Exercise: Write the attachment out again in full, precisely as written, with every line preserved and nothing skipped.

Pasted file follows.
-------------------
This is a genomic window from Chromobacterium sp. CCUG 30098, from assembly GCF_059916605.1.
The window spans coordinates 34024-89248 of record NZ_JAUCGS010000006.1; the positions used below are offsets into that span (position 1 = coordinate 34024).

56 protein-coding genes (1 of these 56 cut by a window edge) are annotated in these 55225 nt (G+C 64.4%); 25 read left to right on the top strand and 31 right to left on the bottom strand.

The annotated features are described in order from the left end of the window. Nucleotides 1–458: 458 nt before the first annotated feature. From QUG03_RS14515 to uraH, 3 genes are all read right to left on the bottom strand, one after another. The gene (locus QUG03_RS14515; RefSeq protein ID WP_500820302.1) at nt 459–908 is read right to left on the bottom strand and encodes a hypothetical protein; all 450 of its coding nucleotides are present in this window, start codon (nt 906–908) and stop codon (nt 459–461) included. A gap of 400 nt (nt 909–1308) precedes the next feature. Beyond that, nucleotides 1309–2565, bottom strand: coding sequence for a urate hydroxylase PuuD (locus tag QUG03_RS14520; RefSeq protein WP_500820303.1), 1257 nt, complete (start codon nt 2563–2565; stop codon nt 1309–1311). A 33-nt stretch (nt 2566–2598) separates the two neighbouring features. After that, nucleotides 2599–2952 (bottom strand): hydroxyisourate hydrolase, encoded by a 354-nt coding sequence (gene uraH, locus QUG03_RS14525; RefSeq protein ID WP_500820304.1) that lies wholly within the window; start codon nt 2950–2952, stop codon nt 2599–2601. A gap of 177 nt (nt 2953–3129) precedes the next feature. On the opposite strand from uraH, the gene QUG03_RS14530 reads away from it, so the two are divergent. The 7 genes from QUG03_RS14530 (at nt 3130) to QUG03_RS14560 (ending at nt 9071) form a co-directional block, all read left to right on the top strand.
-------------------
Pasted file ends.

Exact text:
This is a genomic window from Chromobacterium sp. CCUG 30098, from assembly GCF_059916605.1.
The window spans coordinates 34024-89248 of record NZ_JAUCGS010000006.1; the positions used below are offsets into that span (position 1 = coordinate 34024).

56 protein-coding genes (1 of these 56 cut by a window edge) are annotated in these 55225 nt (G+C 64.4%); 25 read left to right on the top strand and 31 right to left on the bottom strand.

The annotated features are described in order from the left end of the window. Nucleotides 1–458: 458 nt before the first annotated feature. From QUG03_RS14515 to uraH, 3 genes are all read right to left on the bottom strand, one after another. The gene (locus QUG03_RS14515; RefSeq protein ID WP_500820302.1) at nt 459–908 is read right to left on the bottom strand and encodes a hypothetical protein; all 450 of its coding nucleotides are present in this window, start codon (nt 906–908) and stop codon (nt 459–461) included. A gap of 400 nt (nt 909–1308) precedes the next feature. Beyond that, nucleotides 1309–2565, bottom strand: coding sequence for a urate hydroxylase PuuD (locus tag QUG03_RS14520; RefSeq protein WP_500820303.1), 1257 nt, complete (start codon nt 2563–2565; stop codon nt 1309–1311). A 33-nt stretch (nt 2566–2598) separates the two neighbouring features. After that, nucleotides 2599–2952 (bottom strand): hydroxyisourate hydrolase, encoded by a 354-nt coding sequence (gene uraH, locus QUG03_RS14525; RefSeq protein ID WP_500820304.1) that lies wholly within the window; start codon nt 2950–2952, stop codon nt 2599–2601. A gap of 177 nt (nt 2953–3129) precedes the next feature. On the opposite strand from uraH, the gene QUG03_RS14530 reads away from it, so the two are divergent. The 7 genes from QUG03_RS14530 (at nt 3130) to QUG03_RS14560 (ending at nt 9071) form a co-directional block, all read left to right on the top strand.